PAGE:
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Ebola vaccine provides long lasting protection

The World Health Organization (WHO)Trusted Source defines the Ebola virus disease (EVD) as a “rare but severe, often fatal illness in humans.”

Its symptoms commonly include fever, fatigue, muscle pain, a sore throat, and headaches. Vomiting, diarrhea, and rashes usually follow.

In some cases, EVD symptoms include internal and external bleeding, such as bloody stool or bleeding gums.

At the moment, Ebola vaccines are one part of an important scientific strategy to overcome EVD. Alongside them are treatmentTrusted Source with medications that the Food and Drug Administration (FDA) has approved and supportive therapy, such as oral rehydration and intravenous fluids.

A collaborative study between American and Congolese scientists has recently examined the antibody response in Ebola-vaccinated individuals in the DRC, which is one of the first places where scientists discovered EVD.

A collaborative approach

The new study involved experts at the University of California, Los Angeles’s Fielding School of Public Health in partnership with their colleagues in the DRC.

The team enrolled a total of 608 participants between August and September 2018.

The scientists excluded children under 1 year of age and people who were pregnant or breastfeeding,

Eligible study participants were contacts or “contacts of contacts” of confirmed EVD cases or frontline healthcare workers in EVD-affected or potentially affected areas.

During the recruitment period for the study, the Ebola vaccine — rVSVΔG-ZEBOV-GPTrusted Source — was not yet licensed by the FDA. As such, its administration was part of a compassionate useTrusted Source, also known as expanded access, protocol process. In science, this is a situation in which an individual with an immediately life threatening or serious condition gains access to an investigational medical product outside of a clinical trial.

At each study visit, the scientists administered questionnaires to the participants, conducted basic physical assessment tests, and collected blood samples.

The study visits for each participant occurred at the following time intervals:

  • day 0, at least 30 minutes after vaccination and after monitoring for potential adverse effects
  • between day 21 and 28 after vaccination
  • 6 months postvaccination

Overall, 58% of the study participants were aged 20–39 years, and 64% were male.

Of the participants, 32% reported having contact with a confirmed, probable, or suspected EVD case, while 66% reported no contact. The remaining 2% were unaware of their EVD contact history.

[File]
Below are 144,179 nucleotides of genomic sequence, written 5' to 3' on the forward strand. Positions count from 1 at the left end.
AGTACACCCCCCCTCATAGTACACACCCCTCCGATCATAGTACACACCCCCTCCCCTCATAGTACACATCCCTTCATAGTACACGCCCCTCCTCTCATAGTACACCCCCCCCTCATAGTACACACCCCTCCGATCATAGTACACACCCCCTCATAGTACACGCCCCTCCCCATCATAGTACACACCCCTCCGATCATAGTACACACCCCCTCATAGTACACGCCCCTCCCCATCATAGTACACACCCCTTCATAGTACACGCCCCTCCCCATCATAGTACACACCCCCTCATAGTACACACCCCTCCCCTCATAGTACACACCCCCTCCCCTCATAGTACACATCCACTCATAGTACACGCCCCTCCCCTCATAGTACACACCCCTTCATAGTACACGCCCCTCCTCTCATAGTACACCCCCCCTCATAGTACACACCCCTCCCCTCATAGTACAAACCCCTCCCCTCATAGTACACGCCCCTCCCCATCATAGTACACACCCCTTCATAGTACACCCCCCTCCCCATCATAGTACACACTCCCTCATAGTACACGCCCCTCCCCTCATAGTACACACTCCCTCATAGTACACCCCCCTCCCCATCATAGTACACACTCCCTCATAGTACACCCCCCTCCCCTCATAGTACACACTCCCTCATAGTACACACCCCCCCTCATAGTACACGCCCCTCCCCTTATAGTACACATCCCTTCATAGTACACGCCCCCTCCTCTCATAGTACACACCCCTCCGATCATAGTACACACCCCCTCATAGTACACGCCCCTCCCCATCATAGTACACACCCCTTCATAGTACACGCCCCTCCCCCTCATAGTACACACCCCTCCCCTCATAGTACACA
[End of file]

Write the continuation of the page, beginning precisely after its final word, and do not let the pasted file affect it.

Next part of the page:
Making sense of the data

First, the scientists noted that the study participants showed increasing antibody response from day 0 until 6 months postvaccination.

Additionally, they discovered that female participants were more likely to have a higher antibody response than their male counterparts at the 6-month follow-up mark.

Finally, the researchers observed significant differences in antibody response across the different age groups.

They noticed that the youngest participants, who were aged 12–19 years, had the highest antibody response at both day 21 and 6 months after vaccination.

One possible explanationTrusted Source for this is that immune system function decreases with increasing age. As a result, adolescents possess a stronger immune system that produces robust responses following vaccination.

Based on the results above, the study authors write that their “findings give crucial evidence that antibody response and persistence after Ebola vaccination is robust in outbreak settings in the DRC.” They also note that this knowledge “significantly informs the use of vaccination for outbreak control.”

Reacting to the study findings, Dr. Monica Gandhi, who is a professor of medicine at the University of California, San Francisco and was not part of the study, told Medical News Today that the study was “exciting.”

“Although there were Ebola outbreaks in the region during the time [of the study], the increasing antibody response over time does suggest the antibody response is vaccine-mediated, as the increase was steady and suggestive of an immune boost from the vaccine,” Dr. Gandhi explained.

What next?

The researchers acknowledge the limitations of their study.

They explain that they enrolled a limited sample size without a defined control group because of resource constraints and safety concerns with data collection in an active EVD outbreak area undergoing armed conflict.

In addition, the authors emphasize that correlates of protection remain undefined for EVD. As a result, it is not possible to use their discussion on antibody response to draw conclusions regarding the protection that vaccination provides.

Scientists define correlates of protection as the immune response that a vaccine or viral infection needs to trigger to protect an individual from the infectious disease in the future.

Regardless of these limitations, the researchers are now looking to future studies to build on the important foundation that their research has laid.

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